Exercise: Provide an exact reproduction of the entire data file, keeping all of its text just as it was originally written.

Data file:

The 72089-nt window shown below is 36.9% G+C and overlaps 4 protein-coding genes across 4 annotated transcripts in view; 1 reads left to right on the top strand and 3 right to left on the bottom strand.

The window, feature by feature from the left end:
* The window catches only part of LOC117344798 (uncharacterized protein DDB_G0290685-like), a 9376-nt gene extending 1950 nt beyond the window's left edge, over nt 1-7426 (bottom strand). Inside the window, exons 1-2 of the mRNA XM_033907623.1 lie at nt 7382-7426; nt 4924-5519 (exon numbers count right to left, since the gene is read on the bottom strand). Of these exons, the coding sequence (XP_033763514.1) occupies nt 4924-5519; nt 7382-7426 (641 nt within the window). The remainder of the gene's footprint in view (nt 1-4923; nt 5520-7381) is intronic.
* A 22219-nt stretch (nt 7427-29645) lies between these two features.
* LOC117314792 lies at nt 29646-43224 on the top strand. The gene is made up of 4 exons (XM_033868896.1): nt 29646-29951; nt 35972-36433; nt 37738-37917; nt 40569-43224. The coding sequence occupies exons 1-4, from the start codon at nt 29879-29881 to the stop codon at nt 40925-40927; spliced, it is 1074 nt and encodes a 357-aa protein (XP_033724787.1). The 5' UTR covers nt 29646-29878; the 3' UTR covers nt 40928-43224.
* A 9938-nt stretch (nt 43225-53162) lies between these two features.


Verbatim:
The 72089-nt window shown below is 36.9% G+C and overlaps 4 protein-coding genes across 4 annotated transcripts in view; 1 reads left to right on the top strand and 3 right to left on the bottom strand.

The window, feature by feature from the left end:
* The window catches only part of LOC117344798 (uncharacterized protein DDB_G0290685-like), a 9376-nt gene extending 1950 nt beyond the window's left edge, over nt 1-7426 (bottom strand). Inside the window, exons 1-2 of the mRNA XM_033907623.1 lie at nt 7382-7426; nt 4924-5519 (exon numbers count right to left, since the gene is read on the bottom strand). Of these exons, the coding sequence (XP_033763514.1) occupies nt 4924-5519; nt 7382-7426 (641 nt within the window). The remainder of the gene's footprint in view (nt 1-4923; nt 5520-7381) is intronic.
* A 22219-nt stretch (nt 7427-29645) lies between these two features.
* LOC117314792 lies at nt 29646-43224 on the top strand. The gene is made up of 4 exons (XM_033868896.1): nt 29646-29951; nt 35972-36433; nt 37738-37917; nt 40569-43224. The coding sequence occupies exons 1-4, from the start codon at nt 29879-29881 to the stop codon at nt 40925-40927; spliced, it is 1074 nt and encodes a 357-aa protein (XP_033724787.1). The 5' UTR covers nt 29646-29878; the 3' UTR covers nt 40928-43224.
* A 9938-nt stretch (nt 43225-53162) lies between these two features.